The medical devices market in India is gaining global acceptance and recognition that was long overdue. Today, India is ranked 4th in the medical devices market with over 700 medical devices makers in the country. In the global arena, India is rated among the top 20. A recent report by Grant Thornton predicts that the Indian market shall grow to around USD 5.8 billion by 2014 and USD 7.8 billion by 2016.
Also, health IT is a fast growing segment. As per a report by Gartner, healthcare providers in India will spend `57 billion on IT products and services by the end of 2013, an increase of seven percent from `53 billion in 2012.Telecommunications will remain the largest overall spending category that is likely to reach `17.2 billion in 2013 from `16.6 billion in 2012 at a growth rate of 3.9 percent.
Big data, cloud computing, social media, mobility, embedded systems and augmented reality are the technologies of the future that are set to revamp the face of the healthcare sector.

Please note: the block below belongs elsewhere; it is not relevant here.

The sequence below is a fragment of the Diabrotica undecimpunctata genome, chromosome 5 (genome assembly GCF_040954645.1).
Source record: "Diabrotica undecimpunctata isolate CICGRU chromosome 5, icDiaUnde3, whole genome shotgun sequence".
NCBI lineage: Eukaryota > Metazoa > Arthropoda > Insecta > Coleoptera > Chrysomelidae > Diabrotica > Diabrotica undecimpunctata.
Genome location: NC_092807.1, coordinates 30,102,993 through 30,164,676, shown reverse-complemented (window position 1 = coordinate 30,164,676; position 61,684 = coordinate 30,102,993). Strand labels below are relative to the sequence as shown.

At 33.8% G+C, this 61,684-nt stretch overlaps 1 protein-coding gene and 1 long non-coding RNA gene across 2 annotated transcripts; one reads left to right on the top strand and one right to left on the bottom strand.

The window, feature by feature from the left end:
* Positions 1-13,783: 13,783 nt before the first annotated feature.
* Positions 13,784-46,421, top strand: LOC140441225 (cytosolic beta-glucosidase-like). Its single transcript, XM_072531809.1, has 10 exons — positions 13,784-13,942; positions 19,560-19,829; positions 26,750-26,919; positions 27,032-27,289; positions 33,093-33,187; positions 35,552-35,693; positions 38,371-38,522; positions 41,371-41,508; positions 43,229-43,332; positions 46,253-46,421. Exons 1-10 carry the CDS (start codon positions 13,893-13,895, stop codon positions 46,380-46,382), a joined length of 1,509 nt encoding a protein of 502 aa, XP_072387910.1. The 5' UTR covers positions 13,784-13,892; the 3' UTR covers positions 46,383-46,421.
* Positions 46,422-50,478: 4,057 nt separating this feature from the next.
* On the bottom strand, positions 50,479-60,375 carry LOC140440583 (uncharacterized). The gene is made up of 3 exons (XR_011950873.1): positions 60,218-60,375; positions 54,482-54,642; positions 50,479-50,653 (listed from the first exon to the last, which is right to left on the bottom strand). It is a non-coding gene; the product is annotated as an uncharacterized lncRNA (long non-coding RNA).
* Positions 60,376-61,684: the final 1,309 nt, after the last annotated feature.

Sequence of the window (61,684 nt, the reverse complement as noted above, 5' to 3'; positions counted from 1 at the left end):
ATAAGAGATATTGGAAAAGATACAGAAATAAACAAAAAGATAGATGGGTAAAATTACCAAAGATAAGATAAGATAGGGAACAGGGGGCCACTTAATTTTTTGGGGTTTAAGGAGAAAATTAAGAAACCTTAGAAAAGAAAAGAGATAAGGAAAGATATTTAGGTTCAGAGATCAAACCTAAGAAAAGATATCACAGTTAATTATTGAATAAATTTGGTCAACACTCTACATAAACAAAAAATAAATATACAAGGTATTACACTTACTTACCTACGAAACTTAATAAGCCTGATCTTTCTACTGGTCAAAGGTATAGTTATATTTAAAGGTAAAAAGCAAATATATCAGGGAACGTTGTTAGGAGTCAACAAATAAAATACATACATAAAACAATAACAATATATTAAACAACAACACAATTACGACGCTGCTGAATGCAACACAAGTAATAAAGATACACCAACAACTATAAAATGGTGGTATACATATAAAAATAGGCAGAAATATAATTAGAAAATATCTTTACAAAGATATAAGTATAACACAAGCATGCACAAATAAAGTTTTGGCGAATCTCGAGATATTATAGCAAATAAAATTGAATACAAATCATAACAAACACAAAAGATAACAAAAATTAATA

The October issue brings the 5th Annual Healthcare Technology Resource Guide 2013, which aims to showcase the latest products and solutions in Healthcare IT and Medical Technology segments. With exclusive company profiles and matrix, the Guide projects to act as the ultimate reference material for healthcare providers for all their planning and decision.
The current issue also showcases the growing concern for cancer – the leading cause of death worldwide. India’s cancer burden today stands at 3,300,000 and by 2020, 70 percent of the world’s cancer cases will be in poor countries, with a fifth in India. We talk to the organisers of the Indian Cancer Congress and leading experts in palliative care.
Our forthcoming mega event is the Global Conference on Financial Inclusion Payment Systems (FIPS 2013) scheduled for October 24-25, 2013. The conference will stress upon the financial inclusion initiatives in the Indian healthcare fraternity, especially addressing the issue of health insurance penetration in India. As per the World Health Organization (WHO) records, in 2011, India has spent only 3.9 percent of GDP on the health sector, which is comparatively quite lower than many other developing countries. There is a pressing need to increase the coverage of health insurance in the country as out-of-pocket expenditure on health needs is still among the highest in the world.